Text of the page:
By Lieutenant-General the Lord Freyberg
vc, gcmg, kcb, kbe, dso
I feel honoured to be asked to write a foreword to the history of 25 Battalion. Perhaps the highlight of its active service was the Second Libyan Campaign of November-December 1941, in which the battalion in its first attack fought magnificently, losing more men killed in a single action than any other battalion of 2 New Zealand Division throughout the whole war. In fact some two-thirds of those who took part in this attack became casualties. The battalion's commanding officer, Lieutenant-Colonel McNaught, was himself wounded three times before he was evacuated, but the battalion to a man behaved superbly.
Twenty-fifth Battalion went overseas with the Third Echelon in August 1940 under the command of Lieutenant-Colonel ‘Tim’ Wilder, who took it successfully through a difficult rearguard action at Molos in Greece and relinquished command on being promoted Brigadier in September 1941. Colonel McNaught succeeded him; when he was wounded he handed over command to Major Burton, who served the battalion well throughout the rest of the Libyan battle. Lieutenant-Colonel George commanded it in Syria and at El Mreir, where he was taken prisoner when German tanks overran the battalion on the morning of 22 July 1942. Ian Bonifant took it through the break-out battle at Alamein and on to Tripoli; Tom Morten commanded it in Tunisia and at Orsogna; Major Norman and page vi Lieutenant-Colonel MacDuff led it at Cassino, where its men fought particularly well on 15 March 1944 to capture Castle Hill. After Sora Colonel Norman returned to take command, and he led the battalion with distinction for almost a year until he was wounded on 23 April 1945, just before the Division reached the River Po. His successor, Lieutenant-Colonel Barnett, was the battalion's tenth and last Commanding Officer.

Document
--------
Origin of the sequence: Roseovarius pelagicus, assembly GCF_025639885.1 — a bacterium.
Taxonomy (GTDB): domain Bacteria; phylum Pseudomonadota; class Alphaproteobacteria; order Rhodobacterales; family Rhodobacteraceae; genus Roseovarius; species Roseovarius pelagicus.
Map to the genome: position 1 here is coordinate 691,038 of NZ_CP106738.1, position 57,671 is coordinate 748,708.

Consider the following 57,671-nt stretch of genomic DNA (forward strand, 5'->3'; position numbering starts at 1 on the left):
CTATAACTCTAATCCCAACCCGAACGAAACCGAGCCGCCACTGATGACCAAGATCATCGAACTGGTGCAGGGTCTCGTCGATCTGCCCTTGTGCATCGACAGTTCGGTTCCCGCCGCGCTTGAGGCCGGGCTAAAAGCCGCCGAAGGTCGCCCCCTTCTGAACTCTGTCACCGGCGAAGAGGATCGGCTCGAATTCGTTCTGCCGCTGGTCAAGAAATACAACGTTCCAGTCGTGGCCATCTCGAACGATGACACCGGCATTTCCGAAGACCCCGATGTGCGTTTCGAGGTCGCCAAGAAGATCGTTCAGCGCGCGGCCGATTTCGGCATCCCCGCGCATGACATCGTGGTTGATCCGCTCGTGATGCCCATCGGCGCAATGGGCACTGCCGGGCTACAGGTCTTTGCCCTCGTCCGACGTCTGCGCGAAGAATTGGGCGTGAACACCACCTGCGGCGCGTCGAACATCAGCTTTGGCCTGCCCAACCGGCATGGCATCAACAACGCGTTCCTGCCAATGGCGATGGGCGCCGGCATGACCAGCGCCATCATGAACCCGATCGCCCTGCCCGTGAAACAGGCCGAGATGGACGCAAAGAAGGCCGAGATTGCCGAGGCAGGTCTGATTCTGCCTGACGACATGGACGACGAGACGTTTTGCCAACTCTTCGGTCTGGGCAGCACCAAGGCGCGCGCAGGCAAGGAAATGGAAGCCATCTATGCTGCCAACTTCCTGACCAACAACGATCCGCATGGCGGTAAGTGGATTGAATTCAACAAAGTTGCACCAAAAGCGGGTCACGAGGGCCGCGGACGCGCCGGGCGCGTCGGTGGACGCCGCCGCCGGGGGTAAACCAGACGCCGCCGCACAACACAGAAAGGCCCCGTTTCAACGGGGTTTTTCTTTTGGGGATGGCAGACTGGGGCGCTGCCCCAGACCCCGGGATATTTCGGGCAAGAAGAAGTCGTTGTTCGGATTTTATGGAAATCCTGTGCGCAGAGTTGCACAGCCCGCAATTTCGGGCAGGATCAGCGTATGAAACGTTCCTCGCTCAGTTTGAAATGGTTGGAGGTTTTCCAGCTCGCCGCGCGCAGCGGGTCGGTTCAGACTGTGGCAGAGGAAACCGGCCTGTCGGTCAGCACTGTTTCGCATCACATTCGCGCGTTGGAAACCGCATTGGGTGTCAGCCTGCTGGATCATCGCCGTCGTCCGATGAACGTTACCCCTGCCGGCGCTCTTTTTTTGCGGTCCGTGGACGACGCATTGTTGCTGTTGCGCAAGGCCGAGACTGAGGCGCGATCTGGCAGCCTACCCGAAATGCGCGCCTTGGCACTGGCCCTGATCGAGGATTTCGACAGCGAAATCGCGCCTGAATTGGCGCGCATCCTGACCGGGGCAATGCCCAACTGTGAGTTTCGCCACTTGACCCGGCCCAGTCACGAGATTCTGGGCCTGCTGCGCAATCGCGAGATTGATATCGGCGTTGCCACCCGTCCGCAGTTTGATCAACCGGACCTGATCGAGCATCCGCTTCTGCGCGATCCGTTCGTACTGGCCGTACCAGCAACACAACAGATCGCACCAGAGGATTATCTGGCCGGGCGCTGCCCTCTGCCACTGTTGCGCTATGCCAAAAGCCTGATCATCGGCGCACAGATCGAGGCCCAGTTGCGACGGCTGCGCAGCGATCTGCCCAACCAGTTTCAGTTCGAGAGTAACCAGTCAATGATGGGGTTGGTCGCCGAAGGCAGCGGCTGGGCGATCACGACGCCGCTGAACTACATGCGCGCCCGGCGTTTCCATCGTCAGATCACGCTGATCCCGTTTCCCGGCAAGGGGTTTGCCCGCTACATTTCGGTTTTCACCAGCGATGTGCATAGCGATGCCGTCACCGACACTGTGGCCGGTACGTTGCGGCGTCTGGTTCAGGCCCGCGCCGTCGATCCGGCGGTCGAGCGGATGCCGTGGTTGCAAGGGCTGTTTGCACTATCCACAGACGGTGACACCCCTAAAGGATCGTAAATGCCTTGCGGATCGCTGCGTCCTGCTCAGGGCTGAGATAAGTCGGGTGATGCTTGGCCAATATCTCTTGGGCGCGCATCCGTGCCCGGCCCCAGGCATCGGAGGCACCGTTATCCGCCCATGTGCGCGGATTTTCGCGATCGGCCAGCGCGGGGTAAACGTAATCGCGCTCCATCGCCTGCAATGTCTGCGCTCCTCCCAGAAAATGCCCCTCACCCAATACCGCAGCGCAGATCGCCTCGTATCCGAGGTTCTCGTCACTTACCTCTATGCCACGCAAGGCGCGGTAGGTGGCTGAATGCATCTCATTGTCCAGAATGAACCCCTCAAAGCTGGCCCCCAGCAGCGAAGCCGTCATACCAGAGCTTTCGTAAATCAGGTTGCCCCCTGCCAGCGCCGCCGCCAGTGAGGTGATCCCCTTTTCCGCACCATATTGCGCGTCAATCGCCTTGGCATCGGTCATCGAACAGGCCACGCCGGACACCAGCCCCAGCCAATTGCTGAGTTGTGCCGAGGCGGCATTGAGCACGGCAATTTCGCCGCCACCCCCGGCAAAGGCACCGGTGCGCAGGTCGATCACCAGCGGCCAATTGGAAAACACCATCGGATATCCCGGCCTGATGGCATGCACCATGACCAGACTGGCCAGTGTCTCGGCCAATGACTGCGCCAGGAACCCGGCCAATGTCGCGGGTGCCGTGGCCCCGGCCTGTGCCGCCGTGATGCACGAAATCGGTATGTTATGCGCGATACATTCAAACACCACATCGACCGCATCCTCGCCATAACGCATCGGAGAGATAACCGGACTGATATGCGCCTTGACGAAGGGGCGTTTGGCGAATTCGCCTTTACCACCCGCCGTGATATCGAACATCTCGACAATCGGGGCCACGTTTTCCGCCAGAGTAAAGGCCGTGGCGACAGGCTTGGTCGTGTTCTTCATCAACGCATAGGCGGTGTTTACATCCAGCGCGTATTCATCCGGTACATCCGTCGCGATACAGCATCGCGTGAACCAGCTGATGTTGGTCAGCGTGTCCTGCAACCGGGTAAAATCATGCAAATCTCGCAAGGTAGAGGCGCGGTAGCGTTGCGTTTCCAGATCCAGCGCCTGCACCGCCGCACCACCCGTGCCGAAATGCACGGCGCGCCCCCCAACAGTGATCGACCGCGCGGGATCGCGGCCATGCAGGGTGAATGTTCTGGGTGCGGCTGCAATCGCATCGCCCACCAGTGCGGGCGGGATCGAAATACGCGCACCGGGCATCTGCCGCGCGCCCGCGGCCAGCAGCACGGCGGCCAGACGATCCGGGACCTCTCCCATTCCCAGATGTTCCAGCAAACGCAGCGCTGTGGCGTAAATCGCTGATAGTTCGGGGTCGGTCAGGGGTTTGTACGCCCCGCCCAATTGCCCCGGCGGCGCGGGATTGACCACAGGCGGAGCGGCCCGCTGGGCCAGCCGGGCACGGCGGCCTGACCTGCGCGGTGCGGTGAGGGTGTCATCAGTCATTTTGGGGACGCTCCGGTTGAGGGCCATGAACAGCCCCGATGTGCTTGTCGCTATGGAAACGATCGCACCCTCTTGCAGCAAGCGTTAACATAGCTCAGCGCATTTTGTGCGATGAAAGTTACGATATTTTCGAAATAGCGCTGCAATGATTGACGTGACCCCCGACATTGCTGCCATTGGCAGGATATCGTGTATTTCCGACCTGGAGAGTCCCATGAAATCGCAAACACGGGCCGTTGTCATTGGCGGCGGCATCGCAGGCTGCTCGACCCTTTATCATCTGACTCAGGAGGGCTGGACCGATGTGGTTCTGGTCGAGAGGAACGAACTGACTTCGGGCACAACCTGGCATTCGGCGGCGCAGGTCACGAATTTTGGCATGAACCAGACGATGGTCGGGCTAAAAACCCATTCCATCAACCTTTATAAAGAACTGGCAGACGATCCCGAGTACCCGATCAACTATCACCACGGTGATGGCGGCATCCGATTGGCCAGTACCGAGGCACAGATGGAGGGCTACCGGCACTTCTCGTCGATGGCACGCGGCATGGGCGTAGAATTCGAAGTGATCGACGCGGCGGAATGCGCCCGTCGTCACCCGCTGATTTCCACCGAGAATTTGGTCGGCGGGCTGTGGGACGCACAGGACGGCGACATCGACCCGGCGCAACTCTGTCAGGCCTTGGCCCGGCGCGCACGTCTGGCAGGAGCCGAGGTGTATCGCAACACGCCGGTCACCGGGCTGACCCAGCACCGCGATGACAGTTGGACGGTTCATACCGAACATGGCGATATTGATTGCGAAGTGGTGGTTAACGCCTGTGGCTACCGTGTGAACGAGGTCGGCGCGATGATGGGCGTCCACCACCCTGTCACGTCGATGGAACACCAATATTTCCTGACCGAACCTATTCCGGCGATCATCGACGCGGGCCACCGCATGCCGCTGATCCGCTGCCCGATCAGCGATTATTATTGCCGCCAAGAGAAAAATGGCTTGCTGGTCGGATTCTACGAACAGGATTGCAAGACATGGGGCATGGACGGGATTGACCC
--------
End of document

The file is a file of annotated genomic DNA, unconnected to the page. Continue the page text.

In all these battles 25 Battalion fought with distinction. Many of its officers and men won honour on the battlefield.
The publication of this history gives me an opportunity to pay tribute to a fine unit. I hope many New Zealanders will read this history of an excellent Infantry Battalion.